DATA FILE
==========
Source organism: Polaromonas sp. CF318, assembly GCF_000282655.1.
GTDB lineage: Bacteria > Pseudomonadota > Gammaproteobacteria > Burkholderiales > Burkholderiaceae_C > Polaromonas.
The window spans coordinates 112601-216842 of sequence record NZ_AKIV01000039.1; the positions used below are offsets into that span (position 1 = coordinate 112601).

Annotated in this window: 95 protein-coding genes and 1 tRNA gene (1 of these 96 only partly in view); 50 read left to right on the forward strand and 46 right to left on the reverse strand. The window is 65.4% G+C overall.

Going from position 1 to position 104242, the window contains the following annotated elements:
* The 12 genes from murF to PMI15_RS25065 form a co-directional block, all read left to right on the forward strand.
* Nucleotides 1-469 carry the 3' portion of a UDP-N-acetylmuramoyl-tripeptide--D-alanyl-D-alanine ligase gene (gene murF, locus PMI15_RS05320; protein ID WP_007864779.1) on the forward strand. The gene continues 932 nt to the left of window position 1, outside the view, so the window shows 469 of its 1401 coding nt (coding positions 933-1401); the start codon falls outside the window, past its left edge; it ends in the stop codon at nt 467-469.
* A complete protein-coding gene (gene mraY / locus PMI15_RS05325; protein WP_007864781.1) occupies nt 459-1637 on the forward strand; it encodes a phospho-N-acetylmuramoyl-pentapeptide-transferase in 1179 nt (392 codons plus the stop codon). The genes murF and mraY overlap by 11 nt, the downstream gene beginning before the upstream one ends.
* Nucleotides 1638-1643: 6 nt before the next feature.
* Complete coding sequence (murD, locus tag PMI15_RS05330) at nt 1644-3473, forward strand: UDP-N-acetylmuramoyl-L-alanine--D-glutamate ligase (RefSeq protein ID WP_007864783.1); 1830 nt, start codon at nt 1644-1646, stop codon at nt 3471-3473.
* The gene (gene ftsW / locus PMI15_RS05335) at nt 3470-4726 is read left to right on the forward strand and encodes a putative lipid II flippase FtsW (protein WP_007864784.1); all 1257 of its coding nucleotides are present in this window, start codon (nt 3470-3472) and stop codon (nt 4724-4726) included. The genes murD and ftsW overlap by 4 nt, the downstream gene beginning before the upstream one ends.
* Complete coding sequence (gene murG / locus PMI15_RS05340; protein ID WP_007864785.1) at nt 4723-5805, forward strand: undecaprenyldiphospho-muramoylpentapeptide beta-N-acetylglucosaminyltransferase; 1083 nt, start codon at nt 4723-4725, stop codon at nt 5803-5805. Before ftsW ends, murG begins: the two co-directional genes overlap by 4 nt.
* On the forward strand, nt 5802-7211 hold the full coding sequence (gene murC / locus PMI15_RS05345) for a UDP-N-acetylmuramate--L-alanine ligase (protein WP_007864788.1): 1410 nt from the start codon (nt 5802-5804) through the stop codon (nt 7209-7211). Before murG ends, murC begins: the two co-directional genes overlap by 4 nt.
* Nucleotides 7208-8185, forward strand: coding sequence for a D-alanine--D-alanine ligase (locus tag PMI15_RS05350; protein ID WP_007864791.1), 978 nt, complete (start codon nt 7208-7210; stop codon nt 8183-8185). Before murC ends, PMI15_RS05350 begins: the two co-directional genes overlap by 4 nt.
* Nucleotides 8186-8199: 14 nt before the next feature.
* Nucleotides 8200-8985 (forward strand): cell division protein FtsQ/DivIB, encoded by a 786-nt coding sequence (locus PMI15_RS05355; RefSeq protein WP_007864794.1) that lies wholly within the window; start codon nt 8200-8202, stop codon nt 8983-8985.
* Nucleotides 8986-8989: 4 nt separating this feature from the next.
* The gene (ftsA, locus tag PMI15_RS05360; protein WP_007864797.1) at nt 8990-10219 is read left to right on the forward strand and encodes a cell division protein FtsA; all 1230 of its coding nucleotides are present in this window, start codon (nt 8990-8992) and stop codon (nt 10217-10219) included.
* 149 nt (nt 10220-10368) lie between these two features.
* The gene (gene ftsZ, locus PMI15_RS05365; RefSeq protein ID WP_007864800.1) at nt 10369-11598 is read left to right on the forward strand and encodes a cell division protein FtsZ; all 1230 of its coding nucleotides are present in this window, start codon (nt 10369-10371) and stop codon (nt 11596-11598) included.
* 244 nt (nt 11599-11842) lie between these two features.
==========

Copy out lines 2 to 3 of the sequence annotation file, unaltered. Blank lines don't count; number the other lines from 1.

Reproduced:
GTDB lineage: Bacteria > Pseudomonadota > Gammaproteobacteria > Burkholderiales > Burkholderiaceae_C > Polaromonas.
The window spans coordinates 112601-216842 of sequence record NZ_AKIV01000039.1; the positions used below are offsets into that span (position 1 = coordinate 112601).